Giving Birth In Australia As An Expat
If you have chosen to give birth in a country other than your home country, it is important to consider the prenatal care and delivery options available there.
Australia is generally considered a safe place to give birth, as both public and private medical facilities provide excellent services during pregnancy and childbirth, as well as postnatal care. Children born in Australia automatically receive Australian citizenship if at the time of their birth at least one parent was an Australian citizen or permanent resident.Public and private care
Both public and private pre-natal care is available in Australia. Public maternity hospitals provide quality services. Australia’s publicly funded universal healthcare system is called Medicare. Women with healthy pregnancies can book in at their nearest maternity hospital.
There are different models or types of care provided by hospitals and you can choose the one most suitable for you. It is possible to also choose care with minimal intervention, but still have medical-back-up if required. Public care also allows you access to other services like dieticians and physiotherapists. Many of the major public hospitals also provide care for high-risk pregnancies.
It is common practice for midwives to care for low-risk pregnancies and their services are free for those who have Medicare cards. If you have a Medicare card, the costs involved in public care stay quite low. Some of the disadvantages of public care include long waiting times, having to see a different doctor at each visit, and shared rooms. It is also possible that the doctors or midwives you see during your pregnancy may not be present at the time of birth.
Women who opt for private care will receive care from an obstetrician and will generally give birth at a private hospital. Those who opt for private care can also choose to be private patients in a public hospital. There are certain advantages to private care such as having the doctor of your choice caring for you throughout your pregnancy, birth and post-natal period. The appointment waiting times are usually shorter and the rooms at private hospitals may also be preferable.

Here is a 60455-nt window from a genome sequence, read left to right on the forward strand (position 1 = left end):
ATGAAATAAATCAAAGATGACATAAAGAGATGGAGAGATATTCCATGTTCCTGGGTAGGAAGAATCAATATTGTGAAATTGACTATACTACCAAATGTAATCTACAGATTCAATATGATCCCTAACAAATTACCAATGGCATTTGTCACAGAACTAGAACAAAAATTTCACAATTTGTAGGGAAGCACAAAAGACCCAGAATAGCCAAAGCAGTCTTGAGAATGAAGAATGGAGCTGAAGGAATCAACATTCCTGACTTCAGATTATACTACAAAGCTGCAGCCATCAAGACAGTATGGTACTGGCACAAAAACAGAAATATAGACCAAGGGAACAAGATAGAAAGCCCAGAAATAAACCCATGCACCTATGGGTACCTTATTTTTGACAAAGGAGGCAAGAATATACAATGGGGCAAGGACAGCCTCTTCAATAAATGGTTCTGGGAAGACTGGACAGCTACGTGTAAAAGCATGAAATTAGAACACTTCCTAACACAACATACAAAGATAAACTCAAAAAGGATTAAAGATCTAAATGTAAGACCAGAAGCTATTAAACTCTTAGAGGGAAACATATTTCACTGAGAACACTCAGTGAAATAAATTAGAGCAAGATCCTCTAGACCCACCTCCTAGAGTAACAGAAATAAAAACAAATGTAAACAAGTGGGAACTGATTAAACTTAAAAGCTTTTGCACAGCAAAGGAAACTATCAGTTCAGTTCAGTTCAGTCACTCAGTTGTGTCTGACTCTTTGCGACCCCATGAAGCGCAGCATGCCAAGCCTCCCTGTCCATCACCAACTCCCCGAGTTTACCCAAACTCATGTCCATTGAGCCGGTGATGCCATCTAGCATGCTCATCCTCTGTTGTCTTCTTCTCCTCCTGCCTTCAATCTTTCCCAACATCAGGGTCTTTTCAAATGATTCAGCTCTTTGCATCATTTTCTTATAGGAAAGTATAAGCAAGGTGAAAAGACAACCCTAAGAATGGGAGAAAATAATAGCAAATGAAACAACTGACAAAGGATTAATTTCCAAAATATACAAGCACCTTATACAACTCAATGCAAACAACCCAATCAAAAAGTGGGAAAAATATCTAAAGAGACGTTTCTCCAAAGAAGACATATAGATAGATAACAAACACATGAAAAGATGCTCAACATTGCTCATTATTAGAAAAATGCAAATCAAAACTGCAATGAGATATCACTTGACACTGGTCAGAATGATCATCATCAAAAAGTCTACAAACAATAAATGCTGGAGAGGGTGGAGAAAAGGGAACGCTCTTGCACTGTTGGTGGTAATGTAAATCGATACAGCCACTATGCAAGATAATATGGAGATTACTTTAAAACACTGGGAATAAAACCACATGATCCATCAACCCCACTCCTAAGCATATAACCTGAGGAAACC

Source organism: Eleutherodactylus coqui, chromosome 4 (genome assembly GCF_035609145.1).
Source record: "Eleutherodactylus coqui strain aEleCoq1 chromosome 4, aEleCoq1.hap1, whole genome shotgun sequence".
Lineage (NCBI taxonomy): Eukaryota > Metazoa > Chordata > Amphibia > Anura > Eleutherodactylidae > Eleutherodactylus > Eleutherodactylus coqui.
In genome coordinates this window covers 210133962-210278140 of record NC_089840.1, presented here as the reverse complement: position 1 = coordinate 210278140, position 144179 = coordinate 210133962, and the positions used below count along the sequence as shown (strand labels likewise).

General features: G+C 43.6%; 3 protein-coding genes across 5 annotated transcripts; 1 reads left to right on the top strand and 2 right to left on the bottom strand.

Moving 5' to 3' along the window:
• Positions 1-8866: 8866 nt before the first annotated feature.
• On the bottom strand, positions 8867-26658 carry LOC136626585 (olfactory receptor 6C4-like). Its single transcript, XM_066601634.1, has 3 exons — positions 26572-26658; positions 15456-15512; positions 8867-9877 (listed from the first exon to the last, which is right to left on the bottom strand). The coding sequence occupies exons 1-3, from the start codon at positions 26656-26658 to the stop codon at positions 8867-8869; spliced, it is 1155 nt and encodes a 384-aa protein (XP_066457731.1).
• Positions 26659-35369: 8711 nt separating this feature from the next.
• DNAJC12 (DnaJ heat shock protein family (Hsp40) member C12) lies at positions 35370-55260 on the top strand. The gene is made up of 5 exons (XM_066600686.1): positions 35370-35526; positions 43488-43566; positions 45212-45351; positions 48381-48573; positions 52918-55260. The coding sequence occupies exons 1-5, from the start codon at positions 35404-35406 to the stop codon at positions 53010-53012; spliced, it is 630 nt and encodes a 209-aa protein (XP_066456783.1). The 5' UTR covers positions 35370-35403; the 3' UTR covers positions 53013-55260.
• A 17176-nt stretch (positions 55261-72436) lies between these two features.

However, the private care costs may be high for those who don’t have private health insurance. There may also be certain costs that are not included in your healthcare plan. Services like blood tests, ultrasounds and access to dieticians or physiotherapists, which are free for public patients, may come with a charge if you choose private care.
Planning a hospital birth
If you are planning to give birth at a hospital, your doctor or midwife can help in deciding on the choice of hospital. Most people simply choose the hospital closest to their home. If there is more than one facility in close proximity, find out about the type of care provided by each, so that you can make an informed selection. You may also want to take a tour of the facilities before giving birth to check what equipment is available such as birthing chairs, or TENS machines for pain relief. Remember that you can change your mind at any time during the pregnancy about where you would like to give birth. You can also consult your doctor or midwife for more clarity on the topic.
Some expecting mothers may opt for a home birth assisted by an independent midwife. Midwives are registered with the Australian Health Practitioner Regulation Agency (AHPRA) and they provide care through all stages of the pregnancy, birth and post-natal period. Women with normal or low-risk pregnancies can opt for this type of care. It is not, however, recommended for high-risk pregnancies that carry a higher risk of complications. In any case, there should be a backup plan in place so that you can be moved to a hospital if there are any complications.
Registering a birth
Babies born in Australia must be registered within a period of 60 days of birth in order to obtain a birth certificate. There is no fee for the registration, but there is one for obtaining the birth certificate. The hospital where you give birth will provide a Birth Registration Statement, and this can be filled out and mailed to the relevant State Registry.
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